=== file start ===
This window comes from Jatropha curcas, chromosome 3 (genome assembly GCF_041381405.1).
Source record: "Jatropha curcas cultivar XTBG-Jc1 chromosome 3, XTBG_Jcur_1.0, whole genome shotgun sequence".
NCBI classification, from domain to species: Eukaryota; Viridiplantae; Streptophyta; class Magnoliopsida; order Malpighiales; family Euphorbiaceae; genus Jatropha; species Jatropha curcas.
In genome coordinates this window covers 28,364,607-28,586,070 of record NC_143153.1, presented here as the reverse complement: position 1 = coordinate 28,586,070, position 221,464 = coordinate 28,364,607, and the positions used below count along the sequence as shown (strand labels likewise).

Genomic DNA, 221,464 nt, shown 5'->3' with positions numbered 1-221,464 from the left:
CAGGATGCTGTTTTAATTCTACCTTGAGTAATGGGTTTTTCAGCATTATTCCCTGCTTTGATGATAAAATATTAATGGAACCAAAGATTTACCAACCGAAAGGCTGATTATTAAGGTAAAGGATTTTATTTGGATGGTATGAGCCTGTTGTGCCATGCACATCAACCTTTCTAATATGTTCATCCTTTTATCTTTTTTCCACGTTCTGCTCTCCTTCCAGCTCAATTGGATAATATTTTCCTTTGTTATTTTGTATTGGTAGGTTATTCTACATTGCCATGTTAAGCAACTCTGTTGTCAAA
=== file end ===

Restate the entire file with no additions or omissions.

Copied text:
This window comes from Jatropha curcas, chromosome 3 (genome assembly GCF_041381405.1).
Source record: "Jatropha curcas cultivar XTBG-Jc1 chromosome 3, XTBG_Jcur_1.0, whole genome shotgun sequence".
NCBI classification, from domain to species: Eukaryota; Viridiplantae; Streptophyta; class Magnoliopsida; order Malpighiales; family Euphorbiaceae; genus Jatropha; species Jatropha curcas.
In genome coordinates this window covers 28,364,607-28,586,070 of record NC_143153.1, presented here as the reverse complement: position 1 = coordinate 28,586,070, position 221,464 = coordinate 28,364,607, and the positions used below count along the sequence as shown (strand labels likewise).

Genomic DNA, 221,464 nt, shown 5'->3' with positions numbered 1-221,464 from the left:
CAGGATGCTGTTTTAATTCTACCTTGAGTAATGGGTTTTTCAGCATTATTCCCTGCTTTGATGATAAAATATTAATGGAACCAAAGATTTACCAACCGAAAGGCTGATTATTAAGGTAAAGGATTTTATTTGGATGGTATGAGCCTGTTGTGCCATGCACATCAACCTTTCTAATATGTTCATCCTTTTATCTTTTTTCCACGTTCTGCTCTCCTTCCAGCTCAATTGGATAATATTTTCCTTTGTTATTTTGTATTGGTAGGTTATTCTACATTGCCATGTTAAGCAACTCTGTTGTCAAA